I am standing in my kitchen and I don’t know a miracle is about to happen. It’s spring time, air cool, flowers swelling, but I don’t even believe in miracles. Even in nature. I am sorting through the plastic shoppers and reusable bags which engulf the corner of our kitchen. Trying to fold them neatly, the way Marie Kondo would, to give me a sense of purpose and control.
I’m doing this, resorting to a mind-numbing chore, because I’m hoping it will distract me from the news of a pandemic which has been creeping up on all of us for months.
My government has started to swing into action but I can’t tell if the timing’s right – or whether anyone has a good enough plan. I don’t know whether to run around screaming, sit down and cry, or keep ‘calm and carry on’ as I am repeatedly told my grandparents and great grandparents would have done.
I am lost, though I am in my kitchen, at sea, though I am standing still. I feel a sense of hopelessness inside me and fear for the whole wide world. I can hear my children bicker on the landing, and the still frosty air of March blowing in from the open backdoor. I have no idea what will be okay today or tomorrow, or what ‘okay’ will even look like.
Maybe I should just chuck the bags away, I think, staring at the rustling pile as the plastic shifts and cracks in the breeze. There’s a relentlessness about the upbeat logos and mass produced messaging, food and slogans from the shops we went to so carelessly, so easily, with no restrictions apart from our own finances, up until this week. Maybe I should recycle the lot (I’m not a monster), or throw them into the car boot and hope for a day when we can pile in and moan all the way to IKEA and Tesco. Drop into Sainsbury’s twice in an afternoon because we forgot a vital ingredient. It’s too much, being nostalgic for last week though. Too much.
I’m not normally given to gloom, but the news has turned into a cycle of dread and madness which doesn’t fit with the ordinary, normalness of my newly domestic life.
I have taken some time out of work to focus on the next steps of my career and the kids but then been locked down into my own kitchen as the world has stopped, time has stopped, we have all been put in the waiting place.
The uncertainty is deathly quiet. I decide to work the plastic bags and fold them more neatly, make more space for our new lock down life, feel a sense of achievement if that corner of the kitchen, that drawer, is at least ordered. In the bottom of one of the bags is a receipt and as I take it out the bag tears. A little rip in a reusable bag is nothing bad, but it adds to the uselessness of the moment until I see it. The ring. It flashes first, caught in the light, and looks like a tiny coin, a little silver bit, sunk to the bottom of the shopping bag pile.
It’s you, I say out loud as I find the culprit and realise it is an old and battered engagement ring. Yellow gold, silver setting, three stones, with varying size and clarity.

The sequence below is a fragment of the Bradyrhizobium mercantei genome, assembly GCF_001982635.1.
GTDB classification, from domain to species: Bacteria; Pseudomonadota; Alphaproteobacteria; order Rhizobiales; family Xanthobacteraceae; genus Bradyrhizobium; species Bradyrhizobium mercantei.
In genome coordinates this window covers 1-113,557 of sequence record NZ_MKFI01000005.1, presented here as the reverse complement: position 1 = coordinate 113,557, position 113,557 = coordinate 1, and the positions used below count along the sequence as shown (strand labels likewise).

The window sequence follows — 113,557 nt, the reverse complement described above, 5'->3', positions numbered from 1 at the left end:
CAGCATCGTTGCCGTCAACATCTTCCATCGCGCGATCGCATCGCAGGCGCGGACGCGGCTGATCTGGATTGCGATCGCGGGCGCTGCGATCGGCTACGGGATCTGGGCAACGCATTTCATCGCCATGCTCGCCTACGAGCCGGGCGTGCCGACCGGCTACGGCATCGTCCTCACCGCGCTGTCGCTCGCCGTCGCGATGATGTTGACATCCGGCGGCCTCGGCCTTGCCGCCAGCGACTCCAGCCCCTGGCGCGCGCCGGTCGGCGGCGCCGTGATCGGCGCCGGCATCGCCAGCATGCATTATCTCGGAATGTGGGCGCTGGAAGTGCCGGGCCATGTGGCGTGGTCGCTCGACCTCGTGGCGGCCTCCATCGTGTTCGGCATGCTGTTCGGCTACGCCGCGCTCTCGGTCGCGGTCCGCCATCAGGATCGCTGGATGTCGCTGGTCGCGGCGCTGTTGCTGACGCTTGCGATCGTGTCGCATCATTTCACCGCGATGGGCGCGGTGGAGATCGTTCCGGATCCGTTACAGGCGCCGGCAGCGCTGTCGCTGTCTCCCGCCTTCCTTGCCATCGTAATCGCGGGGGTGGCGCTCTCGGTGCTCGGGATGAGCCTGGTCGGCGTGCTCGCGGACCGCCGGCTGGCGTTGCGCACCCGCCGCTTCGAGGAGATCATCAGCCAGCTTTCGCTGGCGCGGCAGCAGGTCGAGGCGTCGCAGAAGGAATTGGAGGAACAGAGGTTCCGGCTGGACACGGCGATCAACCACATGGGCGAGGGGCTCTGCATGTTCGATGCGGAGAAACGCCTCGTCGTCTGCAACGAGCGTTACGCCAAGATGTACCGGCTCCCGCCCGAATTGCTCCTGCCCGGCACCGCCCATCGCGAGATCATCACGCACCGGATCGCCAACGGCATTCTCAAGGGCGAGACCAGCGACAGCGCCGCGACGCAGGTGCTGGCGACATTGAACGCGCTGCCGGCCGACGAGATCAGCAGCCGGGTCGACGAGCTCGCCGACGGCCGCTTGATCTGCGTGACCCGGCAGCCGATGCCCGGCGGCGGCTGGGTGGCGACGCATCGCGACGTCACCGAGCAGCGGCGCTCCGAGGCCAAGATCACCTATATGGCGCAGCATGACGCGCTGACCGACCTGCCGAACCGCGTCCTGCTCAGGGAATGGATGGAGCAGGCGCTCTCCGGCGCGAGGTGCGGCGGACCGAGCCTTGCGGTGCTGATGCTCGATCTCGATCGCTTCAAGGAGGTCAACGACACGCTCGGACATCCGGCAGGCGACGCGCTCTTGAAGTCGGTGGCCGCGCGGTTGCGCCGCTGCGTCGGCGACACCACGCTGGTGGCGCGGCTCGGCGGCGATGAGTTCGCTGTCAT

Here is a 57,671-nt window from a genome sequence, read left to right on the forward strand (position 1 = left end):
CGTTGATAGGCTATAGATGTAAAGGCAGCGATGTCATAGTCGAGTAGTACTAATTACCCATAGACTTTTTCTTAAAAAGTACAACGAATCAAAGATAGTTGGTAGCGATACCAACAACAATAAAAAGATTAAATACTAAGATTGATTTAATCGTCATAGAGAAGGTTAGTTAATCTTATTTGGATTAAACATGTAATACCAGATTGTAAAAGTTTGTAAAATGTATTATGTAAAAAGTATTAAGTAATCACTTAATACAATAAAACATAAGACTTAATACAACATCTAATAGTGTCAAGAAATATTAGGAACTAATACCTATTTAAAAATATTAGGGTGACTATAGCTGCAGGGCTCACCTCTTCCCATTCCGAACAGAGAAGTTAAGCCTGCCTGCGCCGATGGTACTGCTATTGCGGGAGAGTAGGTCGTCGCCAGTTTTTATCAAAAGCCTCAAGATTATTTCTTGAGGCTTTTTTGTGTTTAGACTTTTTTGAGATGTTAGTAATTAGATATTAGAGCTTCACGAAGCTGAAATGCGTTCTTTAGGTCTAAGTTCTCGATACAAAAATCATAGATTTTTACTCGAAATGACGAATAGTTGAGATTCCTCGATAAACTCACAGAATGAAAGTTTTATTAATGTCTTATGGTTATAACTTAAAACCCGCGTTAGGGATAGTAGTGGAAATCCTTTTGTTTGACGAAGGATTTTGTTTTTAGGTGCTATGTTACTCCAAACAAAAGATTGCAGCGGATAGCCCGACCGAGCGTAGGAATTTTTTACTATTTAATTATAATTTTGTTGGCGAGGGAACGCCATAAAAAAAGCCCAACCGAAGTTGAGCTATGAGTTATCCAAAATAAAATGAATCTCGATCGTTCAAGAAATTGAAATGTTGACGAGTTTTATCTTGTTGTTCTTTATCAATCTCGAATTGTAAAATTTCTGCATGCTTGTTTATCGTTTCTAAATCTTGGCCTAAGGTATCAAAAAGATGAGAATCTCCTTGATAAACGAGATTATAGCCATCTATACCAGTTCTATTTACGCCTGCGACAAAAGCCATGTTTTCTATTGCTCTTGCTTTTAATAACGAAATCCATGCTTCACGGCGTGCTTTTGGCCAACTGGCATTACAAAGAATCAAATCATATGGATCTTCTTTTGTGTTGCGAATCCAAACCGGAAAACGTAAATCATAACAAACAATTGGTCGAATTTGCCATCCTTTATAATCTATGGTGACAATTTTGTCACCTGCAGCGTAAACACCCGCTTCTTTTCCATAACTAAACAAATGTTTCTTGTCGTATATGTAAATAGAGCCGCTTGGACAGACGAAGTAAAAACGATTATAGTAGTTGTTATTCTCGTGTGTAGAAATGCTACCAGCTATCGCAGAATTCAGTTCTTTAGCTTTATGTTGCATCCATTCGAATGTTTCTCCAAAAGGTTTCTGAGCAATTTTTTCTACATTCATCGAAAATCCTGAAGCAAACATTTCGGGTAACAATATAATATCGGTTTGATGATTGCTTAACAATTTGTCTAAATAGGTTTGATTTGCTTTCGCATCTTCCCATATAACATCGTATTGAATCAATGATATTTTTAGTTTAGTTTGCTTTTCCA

When my grandmother died my mother got all her rings together, had them valued and then let me and my sisters and my cousin pick the ones we wanted. She never told us what they were worth, who had chosen a cracker ring, who was wearing gemstones. The value was in the object and the thought. The connection, not the price. They were ours to remind us of Grandma.
This ring was my Grandma’s mothers. Her engagement piece. I like it because I can’t wear my own. I’m young, but I have a lot of arthritis, rings get stuck and fall off depending on the state of my joints on any given day. On whether I have elegant fingers or pink fulsome sausages, on whether my knuckles and wrists have swollen or stiffened that day. It can be even more precise and damning, depending on my disease progression, a ring can be too tight to get off at lunchtime, and lost by late evening or after a walk in the cold.
I haven’t seen this ring for weeks, months actually. I’ve been in denial that it is lost, and momentarily sad many times when it has caught me off guard, remembering an absence, a flash of grief. I’d almost come to peace with knowing it had given me pleasure, as it gave others pleasure too, and slipped through the net on a good pain day when my finger shrunk too small.
Oh my, I add, as it slips on just right, gliding up to the crease of my fingers, and the diamonds or glass tinkle in the kitchen light, and it’s the perfect fit. This never happens. You never find diamonds lost in the trash. And then something bigger hits too.
It was lost and now it is found, for sure, but more … this ring is a survivor.
I run the numbers in my head. If this ring belongs to my great grandmother and my grandmother was born in 1920, then the ring is likely over 100 years old. And it has survived more than the trash, it has survived pandemics too, like its former owners. I don’t know what my Grandma thought about SARS but her mother was alive in 1918 during a pandemic with mythical ferocity, tearing across the globe killing a third of the people on earth. And it made me linger a little on the ring’s former owners. A woman I’d met and one I hadn’t.
Women who’ve worked in kitchens and offices, who’ve worried about their kids, mended broken shopping bags. Women who’ve lost important things, left their jewellery on the window sill while they did the washing up, women who’ve been loved up and heartbroken, sick and well, and whose fingers have sought solace in simple tasks.
I have no idea if I will be able to wear the ring tomorrow, if my fingers will swell, or how I will feel about tarnishing the metal with alcohol based antibac gel. Or if this is a miracle of hope, carelessness, or just a coincidence. I don’t know if me or anyone I know will get ill in this pandemic, if thousands or millions of people will die in the end, how the frail will fare. Not knowing is the (even more stringent, and nowadays alcoholic) rub. But today the ring is found, and slips on in a perfect fit. And that’s enough for me.